Tao Te Ching
Tao Te Ching
The highest good is like water.
Water gives life to the ten thousand things and does not strive.
It flows in places men reject and so it is like the Tao.
In dwelling, be close to the land.
In meditation, go deep in the heart.
In dealing with others, be gentle and kind.
In speech, be true.
In ruling, be just.
In daily life, be competent.
In action, be aware of the time and the season.
No fight: No blame.
From the Tao Te Ching, by LaoTsu, translated by Gia-FuFeng and Jane English
Tao Te Ching book
The book, Tao Te Ching, is made up of 81 verses. It is an ancient book, written in China at least 2, 500 years ago. Although there is still speculation about the exact author, credit is given to the sage Lao Tzu. Besides the Bible, the Tao Te Ching, has been translated more often than any other book in the world.
This beautiful book has brought me comfort through the years. What is the book about? Here is a little bit from the introduction of one of my copies of the Tao Te Ching:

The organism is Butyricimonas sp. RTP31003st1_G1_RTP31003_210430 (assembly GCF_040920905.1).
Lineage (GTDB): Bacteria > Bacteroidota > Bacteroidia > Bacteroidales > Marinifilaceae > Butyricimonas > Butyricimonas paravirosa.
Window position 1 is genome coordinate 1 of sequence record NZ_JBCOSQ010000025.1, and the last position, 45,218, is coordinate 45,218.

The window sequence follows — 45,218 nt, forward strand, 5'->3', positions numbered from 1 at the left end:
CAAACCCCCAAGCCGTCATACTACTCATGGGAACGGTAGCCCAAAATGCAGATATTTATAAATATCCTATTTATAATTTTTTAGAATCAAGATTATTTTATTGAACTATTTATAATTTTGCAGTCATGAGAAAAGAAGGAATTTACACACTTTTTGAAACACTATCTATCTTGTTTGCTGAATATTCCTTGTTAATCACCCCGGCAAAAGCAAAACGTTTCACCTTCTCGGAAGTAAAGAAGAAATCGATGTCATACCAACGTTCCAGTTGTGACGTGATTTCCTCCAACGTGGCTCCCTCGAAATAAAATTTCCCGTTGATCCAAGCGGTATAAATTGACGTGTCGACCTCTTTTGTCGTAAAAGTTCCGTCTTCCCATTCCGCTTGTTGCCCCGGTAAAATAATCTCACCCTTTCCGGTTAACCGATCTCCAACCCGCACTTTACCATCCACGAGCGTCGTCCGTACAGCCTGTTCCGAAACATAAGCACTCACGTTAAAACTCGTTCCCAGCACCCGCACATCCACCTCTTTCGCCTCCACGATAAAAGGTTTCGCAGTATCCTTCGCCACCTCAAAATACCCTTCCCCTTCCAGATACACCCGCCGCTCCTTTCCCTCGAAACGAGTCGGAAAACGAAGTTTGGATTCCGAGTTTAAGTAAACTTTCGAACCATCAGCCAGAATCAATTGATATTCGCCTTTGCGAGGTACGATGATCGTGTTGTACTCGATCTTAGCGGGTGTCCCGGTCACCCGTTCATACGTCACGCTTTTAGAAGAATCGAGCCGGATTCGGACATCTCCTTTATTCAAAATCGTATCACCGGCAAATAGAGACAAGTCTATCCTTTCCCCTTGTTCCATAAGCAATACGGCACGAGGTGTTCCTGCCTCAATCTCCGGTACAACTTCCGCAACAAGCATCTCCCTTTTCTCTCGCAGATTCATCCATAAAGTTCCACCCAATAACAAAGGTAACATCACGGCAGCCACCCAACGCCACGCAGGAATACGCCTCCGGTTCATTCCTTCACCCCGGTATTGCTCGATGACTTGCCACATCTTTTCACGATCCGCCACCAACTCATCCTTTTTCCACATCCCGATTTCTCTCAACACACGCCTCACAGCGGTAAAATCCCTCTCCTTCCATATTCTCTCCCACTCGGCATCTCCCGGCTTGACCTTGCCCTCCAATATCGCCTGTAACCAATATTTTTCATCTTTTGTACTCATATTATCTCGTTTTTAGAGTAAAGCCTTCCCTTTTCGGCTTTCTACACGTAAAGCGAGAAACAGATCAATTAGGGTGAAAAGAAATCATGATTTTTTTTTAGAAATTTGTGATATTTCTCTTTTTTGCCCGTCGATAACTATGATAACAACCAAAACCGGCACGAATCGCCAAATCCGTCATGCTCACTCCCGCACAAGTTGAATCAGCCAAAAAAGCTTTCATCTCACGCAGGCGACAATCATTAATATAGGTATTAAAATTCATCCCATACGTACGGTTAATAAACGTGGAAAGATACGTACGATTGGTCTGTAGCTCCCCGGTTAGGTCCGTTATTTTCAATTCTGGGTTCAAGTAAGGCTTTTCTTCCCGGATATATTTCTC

“The Tao Te Ching deals with what is permanent in us. It speaks of a possible inner greatness and an equally possible inner failure, which are both indelibly written into our very structure as human beings. Under its gaze, we are not “American,” or “Chinese,” or “European.” We are that being, Man, uniquely called to occupy a precise place in the cosmic order, no matter where or in what era we live.”
“What lies behind the ‘ten thousand things’- or to use Western language, behind the appearances in ourselves and in the universe – is not another world, another thing or collection of ‘things.’ ”…What lies behind the ten thousand things is the awareness of the ten thousand things…But this awareness – what is it? We cannot say. Call it Tao.”
–Jacob Needleman’s Introduction in the Tao Te Ching, by LaoTsu, translated by Gia-FuFeng and Jane English. Vintage Books, 1989.